Hearing held on special prosecutor's joint trial request
WINDOW ROCK, ARIZ. — The special prosecutor for the Navajo Nation on Friday explained the court should allow council Speaker Johnny Naize and four other current and former council members to be tried as a group on charges that they misused money in the tribe's discretionary fund.
In April, the special prosecutor filed a motion to try tribal council Speaker Johnny Naize, current delegate David L. Tom and former delegates George Arthur, Leonard Teller and Ernest D. Yazzie Jr. in a single trial.
Naize, Tom, Arthur, Teller and Yazzie were present for the hearing presided over by District Court Judge Carol Perry in Window Rock District Court.
All five face bribery charges for participating in schemes to use money in the council's discretionary fund for personal expenses. The fund was created so delegates could provide financial assistance to tribal members facing emergency situations or financial hardship.
In a motion filed in April, the special prosecutor asked for joint trials because the cases concern defendants who allegedly were involved in the same conspiracies, face the same charges or share common witnesses. The motion also notes the move would save the tribe time and money.
Attorney Marc Lowry, who represents the special prosecutor, repeated those arguments during the nearly two-hour hearing.
Lowry used large charts to show the relationships among the defendants as well as a partial list of common witnesses, which includes Controller Mark Grant, personnel from the tribe's Office of the Auditor General, and Leonard Gorman, who served as the chief of staff under former Speaker Lawrence T. Morgan.
If each defendant were tried individually, each witness would be called to testify for all five cases and the opportunities for defendants to "craft" a stronger defense could happen after each case is brought to trial, he said.
A way to avoid that is to have the witnesses appear once in a group trial, Lowry said.
Perry allowed 10 minutes for each defendant or their attorney to respond to the special prosecutor's request.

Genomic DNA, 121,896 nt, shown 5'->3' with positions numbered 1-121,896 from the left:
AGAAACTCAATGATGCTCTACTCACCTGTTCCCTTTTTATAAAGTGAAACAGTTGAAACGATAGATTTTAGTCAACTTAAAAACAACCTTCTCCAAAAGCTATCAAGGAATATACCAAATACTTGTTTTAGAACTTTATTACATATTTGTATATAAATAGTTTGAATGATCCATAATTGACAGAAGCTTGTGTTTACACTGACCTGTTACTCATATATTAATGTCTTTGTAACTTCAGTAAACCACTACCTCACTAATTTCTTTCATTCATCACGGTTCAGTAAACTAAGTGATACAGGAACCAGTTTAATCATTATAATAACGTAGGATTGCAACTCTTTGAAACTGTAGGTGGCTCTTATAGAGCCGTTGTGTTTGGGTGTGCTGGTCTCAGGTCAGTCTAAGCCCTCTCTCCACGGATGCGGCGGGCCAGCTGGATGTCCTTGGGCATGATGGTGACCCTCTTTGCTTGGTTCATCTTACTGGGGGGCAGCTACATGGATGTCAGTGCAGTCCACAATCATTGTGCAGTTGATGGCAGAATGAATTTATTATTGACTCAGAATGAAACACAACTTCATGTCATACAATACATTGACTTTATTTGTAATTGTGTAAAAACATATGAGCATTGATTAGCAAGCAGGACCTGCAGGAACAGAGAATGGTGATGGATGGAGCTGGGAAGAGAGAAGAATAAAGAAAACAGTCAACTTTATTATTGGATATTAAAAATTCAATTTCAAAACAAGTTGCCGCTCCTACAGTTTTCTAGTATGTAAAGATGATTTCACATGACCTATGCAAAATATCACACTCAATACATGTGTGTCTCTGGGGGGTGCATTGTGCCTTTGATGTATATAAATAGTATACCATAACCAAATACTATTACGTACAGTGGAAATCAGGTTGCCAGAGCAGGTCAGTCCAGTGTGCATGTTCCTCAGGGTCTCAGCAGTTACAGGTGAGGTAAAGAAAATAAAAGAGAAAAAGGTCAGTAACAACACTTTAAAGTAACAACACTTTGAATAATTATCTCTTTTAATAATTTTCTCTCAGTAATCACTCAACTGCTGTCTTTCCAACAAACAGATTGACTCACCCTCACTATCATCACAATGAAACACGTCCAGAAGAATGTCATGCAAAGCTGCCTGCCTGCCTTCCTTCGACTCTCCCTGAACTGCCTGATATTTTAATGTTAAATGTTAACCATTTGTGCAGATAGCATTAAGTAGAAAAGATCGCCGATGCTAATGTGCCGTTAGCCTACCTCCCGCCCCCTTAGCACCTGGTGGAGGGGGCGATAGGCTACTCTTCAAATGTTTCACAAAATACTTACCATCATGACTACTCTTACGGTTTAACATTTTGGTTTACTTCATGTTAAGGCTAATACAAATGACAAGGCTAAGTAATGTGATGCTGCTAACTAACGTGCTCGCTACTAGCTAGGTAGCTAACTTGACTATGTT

Neither Teller nor Arthur had lawyers present while Yazzie represented himself.
Arthur had been represented by attorney Richard Wade, but Wade was disqualified as Arthur's counsel on June 24 due to a conflict of interest, according to court documents.
Teller's attorney attempted to attend the hearing by telephone but Perry denied the request.
Both men said they were not in position to respond to the motion.
"We are not of legal mind," Teller said.
After the special prosecutor's presentation, Yazzie verbally agreed to the joint trial request.
Attorneys for Tom and Naize presented arguments against the motion that either incorporated Navajo tradition, tribal statues, federal law or the tribe's criminal code.
Attorney Samuel Pete, who is representing Tom, said the special prosecutor did not adequately demonstrate how group trials would be cost effective.
Pete said the court cannot be asked to rule on "guess work" and added that a cost analysis should have been presented to the court.
"Without any proof of savings to the Navajo Nation, this motion should fail," Pete said.
As part of the defense, Pete called Harry Walters, an adjunct professor of Navajo tradition, culture and philosophy at San Juan College and Diné College, to testify about Navajo philosophy.
Walters testified that the creator recognizes people, animals, insects and plants as individuals despite living or acting in a group.
He further explained that humans each have a unique footprint and this is recognized by the Holy People when prayers or ceremonies are conducted.
With that in mind, the Navajo people view themselves and their actions as individual, Walters said.
Pete then asked Walters if a group trial, according to Navajo philosophy, would be wrong and Walters responded, "Yes."
Attorney Harriet McConnell, one of Naize's lawyers, took a different approach by arguing that Rule 7 of the Navajo Nation Criminal Code does not allow for the "joinder" of defendants.
"Only one defendant shall be charged in one complaint even if more than one defendant is alleged to have taken part in the same act or series of acts constituting the crime charged," the rule states.
McConnell said the court needs to treat each defendant as "an individual."
Lowry was allowed time to respond to those arguments and turned to a March 2011 opinion and order issued by the Navajo Nation Supreme Court in response to a motion filed by former delegate Evelyn Acothley and others against Perry and the Window Rock District Court.
He said the high court ruled that the district courts "shall consolidate and hold joint trials for defendants on all outstanding charges in the discretionary fund cases where single conspiracy charge is shared."
He noted that the tribal cases against former chairman Peter MacDonald and his son, Peter Jr., were tried jointly in the 1990s.
Also, the jury will take notes during the trial and develop a personal system of distinguishing among the defendants, he said.
"So there will be no opportunity for jury confusion," Lowry said.
A ruling could be issued next week, according to the court administration.